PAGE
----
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The literal oldest trick in the book is to fashion a lifeboat for disaster the world does not expect. Like all great tales, it is repurposed anew for profit. When UK fund manager Neil Woodford warns of a stock market bubble, he channels Utnapishtim and Noah, with the modern twist that savers can buy tickets for this boat.
He is far from alone in the pose. Modern fund management involves two sometimes conflicting jobs. The first is to profitably buy and sell securities. The second is to attract and retain money from investors.
Warning of impending disaster — be it from banks using derivatives, a precarious Chinese economy or the distortions of central bank policy — is a common strategy. Pension trustees and widows both like to know someone is doing the worrying for them.
It helps that Mr Woodford has ridden out storms before, avoiding technology and banking shares in previous busts. Yet the argument that his chosen stocks are cheap while bubbles proliferate elsewhere is hard to sustain upon contact with his investments.
The fourth largest holding in the CF Woodford Equity Income fund is Prothena, a Nasdaq listed biotech with a history of losses and next to no revenues. Valued at $2.5bn, six analysts have published forecasts in the past month, according to Bloomberg. Guesses for annual group sales come 2020 range from $40m to $418m — the very definition of speculation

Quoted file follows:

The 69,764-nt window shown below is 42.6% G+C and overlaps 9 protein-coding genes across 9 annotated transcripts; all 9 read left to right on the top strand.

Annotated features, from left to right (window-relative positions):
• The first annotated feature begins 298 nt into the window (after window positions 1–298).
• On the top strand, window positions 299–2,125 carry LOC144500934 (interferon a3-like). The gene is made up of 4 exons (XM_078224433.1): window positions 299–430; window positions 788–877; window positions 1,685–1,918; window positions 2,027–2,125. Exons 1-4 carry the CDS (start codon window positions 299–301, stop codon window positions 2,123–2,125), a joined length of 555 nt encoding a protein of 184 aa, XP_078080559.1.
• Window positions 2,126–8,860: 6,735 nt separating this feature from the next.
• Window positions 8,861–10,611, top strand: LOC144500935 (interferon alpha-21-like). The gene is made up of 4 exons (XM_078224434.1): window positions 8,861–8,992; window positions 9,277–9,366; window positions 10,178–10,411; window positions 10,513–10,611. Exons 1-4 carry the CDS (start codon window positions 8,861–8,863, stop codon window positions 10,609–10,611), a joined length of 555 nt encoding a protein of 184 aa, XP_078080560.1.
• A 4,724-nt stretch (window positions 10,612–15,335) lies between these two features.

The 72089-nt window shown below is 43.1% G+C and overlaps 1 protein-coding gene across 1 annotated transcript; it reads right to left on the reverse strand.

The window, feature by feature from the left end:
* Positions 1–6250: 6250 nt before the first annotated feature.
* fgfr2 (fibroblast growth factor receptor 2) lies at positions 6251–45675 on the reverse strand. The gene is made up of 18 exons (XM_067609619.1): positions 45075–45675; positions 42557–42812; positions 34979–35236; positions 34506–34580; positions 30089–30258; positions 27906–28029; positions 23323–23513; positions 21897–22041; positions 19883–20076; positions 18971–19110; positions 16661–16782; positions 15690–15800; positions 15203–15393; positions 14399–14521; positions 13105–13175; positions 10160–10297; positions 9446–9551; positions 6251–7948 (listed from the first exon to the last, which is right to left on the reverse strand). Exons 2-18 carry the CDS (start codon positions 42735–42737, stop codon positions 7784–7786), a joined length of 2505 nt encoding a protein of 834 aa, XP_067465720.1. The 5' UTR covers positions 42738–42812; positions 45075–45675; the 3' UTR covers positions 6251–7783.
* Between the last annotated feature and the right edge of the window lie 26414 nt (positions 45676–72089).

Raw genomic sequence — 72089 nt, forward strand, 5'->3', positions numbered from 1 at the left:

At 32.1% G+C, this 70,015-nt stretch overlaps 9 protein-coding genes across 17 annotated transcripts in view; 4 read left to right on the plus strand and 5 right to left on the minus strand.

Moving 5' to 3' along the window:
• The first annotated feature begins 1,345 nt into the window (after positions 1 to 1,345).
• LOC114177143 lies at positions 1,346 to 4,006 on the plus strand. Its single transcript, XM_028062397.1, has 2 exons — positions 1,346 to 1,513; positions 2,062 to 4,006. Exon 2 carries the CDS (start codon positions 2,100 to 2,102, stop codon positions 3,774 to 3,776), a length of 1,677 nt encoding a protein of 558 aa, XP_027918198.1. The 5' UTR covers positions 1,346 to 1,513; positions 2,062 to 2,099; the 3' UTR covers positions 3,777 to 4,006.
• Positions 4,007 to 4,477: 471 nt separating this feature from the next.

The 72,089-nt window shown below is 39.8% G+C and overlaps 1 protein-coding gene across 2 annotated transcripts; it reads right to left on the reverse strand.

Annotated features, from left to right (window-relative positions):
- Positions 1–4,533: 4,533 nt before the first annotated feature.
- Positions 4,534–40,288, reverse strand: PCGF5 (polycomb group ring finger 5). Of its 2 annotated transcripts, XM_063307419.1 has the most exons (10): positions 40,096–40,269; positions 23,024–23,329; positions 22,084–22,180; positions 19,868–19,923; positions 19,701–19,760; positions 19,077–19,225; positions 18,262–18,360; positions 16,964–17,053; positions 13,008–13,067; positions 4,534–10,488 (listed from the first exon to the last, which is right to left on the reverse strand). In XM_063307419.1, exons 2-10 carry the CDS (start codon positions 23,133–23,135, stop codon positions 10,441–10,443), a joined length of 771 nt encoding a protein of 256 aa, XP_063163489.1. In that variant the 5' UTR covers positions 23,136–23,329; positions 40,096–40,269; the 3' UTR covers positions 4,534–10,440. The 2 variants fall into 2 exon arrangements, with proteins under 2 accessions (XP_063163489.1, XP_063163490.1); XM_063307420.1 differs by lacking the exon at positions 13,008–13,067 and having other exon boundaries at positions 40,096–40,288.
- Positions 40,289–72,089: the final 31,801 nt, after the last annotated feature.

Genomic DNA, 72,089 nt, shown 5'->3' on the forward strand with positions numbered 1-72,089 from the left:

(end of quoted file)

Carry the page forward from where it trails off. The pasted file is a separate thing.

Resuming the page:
Eighth largest is IP Group, a UK listed entity that backs start-ups. Excluding cash, IP shares trade at twice the balance sheet value of its investments, which include some stocks also found in the Woodford Patient Capital Trust.
All this leaves out the housebuilders, or unlisted start-ups Mr Woodford also favours. His approach has at least been consistent, and he may be proved right. Just hope that biotech, housing and start-ups are not also in bubbles of greed the gods see fit to punish.